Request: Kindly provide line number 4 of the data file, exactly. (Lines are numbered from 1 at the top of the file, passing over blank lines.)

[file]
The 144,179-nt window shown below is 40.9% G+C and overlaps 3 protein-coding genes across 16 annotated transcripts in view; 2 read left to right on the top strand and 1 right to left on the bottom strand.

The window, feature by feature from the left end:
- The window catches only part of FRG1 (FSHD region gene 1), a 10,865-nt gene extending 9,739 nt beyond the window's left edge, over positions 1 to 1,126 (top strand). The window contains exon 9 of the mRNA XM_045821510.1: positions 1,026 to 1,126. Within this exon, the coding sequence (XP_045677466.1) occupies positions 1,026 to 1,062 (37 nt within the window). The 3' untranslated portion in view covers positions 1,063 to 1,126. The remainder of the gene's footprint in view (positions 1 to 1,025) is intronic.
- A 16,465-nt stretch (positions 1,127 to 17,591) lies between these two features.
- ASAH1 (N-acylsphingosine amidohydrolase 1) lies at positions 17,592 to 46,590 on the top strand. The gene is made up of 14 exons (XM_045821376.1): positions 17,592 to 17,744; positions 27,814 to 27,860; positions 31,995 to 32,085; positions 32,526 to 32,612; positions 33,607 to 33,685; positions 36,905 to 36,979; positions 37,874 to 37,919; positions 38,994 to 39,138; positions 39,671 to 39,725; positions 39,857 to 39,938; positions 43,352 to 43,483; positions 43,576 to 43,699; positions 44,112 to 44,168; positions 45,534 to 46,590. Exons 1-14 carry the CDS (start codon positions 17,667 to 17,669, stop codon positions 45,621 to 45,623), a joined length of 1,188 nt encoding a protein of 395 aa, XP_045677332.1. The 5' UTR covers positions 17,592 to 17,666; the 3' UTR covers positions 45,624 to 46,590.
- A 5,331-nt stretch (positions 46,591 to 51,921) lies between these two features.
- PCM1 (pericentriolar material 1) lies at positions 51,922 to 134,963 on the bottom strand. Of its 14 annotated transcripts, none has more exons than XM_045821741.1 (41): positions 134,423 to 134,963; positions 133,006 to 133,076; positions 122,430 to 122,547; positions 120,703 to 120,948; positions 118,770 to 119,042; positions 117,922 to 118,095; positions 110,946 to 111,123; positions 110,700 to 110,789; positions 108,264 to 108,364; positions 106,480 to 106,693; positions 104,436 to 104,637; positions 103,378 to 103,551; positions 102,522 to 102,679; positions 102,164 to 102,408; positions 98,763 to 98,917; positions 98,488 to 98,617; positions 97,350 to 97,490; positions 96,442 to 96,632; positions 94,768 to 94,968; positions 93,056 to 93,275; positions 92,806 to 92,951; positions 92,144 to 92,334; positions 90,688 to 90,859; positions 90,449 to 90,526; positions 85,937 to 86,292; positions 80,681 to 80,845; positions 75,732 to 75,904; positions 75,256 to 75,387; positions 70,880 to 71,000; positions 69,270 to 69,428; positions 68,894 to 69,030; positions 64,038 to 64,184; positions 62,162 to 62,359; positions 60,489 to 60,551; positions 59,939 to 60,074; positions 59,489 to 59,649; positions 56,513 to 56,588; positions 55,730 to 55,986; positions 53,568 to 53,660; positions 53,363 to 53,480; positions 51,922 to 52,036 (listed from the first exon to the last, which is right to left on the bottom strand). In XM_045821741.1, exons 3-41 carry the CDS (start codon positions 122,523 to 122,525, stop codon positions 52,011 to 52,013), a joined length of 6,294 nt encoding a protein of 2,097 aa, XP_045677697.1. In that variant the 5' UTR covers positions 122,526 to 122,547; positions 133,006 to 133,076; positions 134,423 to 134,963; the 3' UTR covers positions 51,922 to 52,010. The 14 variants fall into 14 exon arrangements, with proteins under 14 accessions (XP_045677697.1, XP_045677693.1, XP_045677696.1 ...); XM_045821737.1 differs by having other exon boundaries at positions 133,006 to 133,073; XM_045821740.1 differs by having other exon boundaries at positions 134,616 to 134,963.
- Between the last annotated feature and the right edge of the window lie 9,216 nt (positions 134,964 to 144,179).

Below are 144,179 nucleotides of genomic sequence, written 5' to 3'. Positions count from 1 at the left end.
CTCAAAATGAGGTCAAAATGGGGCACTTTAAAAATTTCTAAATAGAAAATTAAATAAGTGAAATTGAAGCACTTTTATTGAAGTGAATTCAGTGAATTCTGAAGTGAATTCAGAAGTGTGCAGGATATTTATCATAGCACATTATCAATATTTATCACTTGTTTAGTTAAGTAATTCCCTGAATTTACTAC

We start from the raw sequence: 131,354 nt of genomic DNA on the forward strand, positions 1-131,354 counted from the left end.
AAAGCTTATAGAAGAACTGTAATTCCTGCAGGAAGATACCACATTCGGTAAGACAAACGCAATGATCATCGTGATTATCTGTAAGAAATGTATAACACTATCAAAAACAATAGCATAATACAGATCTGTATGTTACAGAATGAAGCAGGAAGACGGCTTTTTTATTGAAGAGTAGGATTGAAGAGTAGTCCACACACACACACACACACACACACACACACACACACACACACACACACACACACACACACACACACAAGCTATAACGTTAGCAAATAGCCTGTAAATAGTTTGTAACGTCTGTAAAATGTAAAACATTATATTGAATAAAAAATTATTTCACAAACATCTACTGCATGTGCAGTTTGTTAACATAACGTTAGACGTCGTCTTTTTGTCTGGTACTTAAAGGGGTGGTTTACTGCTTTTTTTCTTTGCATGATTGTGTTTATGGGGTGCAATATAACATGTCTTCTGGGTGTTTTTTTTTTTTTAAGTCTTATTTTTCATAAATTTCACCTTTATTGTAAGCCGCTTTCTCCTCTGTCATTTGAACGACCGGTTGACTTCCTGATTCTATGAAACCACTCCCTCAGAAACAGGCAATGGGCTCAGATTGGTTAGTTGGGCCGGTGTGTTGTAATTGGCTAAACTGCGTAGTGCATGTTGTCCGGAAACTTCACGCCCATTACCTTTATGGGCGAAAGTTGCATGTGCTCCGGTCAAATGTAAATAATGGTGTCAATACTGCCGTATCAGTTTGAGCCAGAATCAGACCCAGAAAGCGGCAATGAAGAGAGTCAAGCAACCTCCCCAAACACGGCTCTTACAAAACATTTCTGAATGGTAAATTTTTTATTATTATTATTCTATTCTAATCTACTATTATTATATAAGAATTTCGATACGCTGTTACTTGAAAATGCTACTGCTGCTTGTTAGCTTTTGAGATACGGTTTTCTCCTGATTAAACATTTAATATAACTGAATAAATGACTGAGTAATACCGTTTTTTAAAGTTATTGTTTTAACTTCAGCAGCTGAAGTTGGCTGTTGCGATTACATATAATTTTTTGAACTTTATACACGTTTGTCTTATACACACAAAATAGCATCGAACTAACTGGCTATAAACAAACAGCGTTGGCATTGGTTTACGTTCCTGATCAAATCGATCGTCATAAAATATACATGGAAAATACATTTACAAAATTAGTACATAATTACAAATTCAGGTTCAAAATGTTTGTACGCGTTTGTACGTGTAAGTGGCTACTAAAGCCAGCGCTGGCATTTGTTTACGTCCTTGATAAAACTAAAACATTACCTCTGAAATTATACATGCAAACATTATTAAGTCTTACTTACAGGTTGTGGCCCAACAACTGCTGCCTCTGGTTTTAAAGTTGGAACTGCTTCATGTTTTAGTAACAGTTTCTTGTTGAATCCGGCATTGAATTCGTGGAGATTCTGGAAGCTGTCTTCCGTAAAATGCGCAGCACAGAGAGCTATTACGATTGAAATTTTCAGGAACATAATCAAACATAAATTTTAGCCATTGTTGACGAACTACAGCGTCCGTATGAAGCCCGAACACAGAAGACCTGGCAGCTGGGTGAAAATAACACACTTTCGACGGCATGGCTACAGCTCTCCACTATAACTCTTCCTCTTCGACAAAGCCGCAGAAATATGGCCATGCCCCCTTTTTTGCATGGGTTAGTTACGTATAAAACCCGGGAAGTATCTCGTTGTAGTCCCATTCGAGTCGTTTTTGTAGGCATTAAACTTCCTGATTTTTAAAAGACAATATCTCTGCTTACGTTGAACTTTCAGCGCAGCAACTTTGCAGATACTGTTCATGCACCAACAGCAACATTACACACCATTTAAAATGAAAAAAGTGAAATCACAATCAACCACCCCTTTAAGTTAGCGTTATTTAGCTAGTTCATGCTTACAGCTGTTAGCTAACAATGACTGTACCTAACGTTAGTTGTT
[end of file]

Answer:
- A 16,465-nt stretch (positions 1,127 to 17,591) lies between these two features.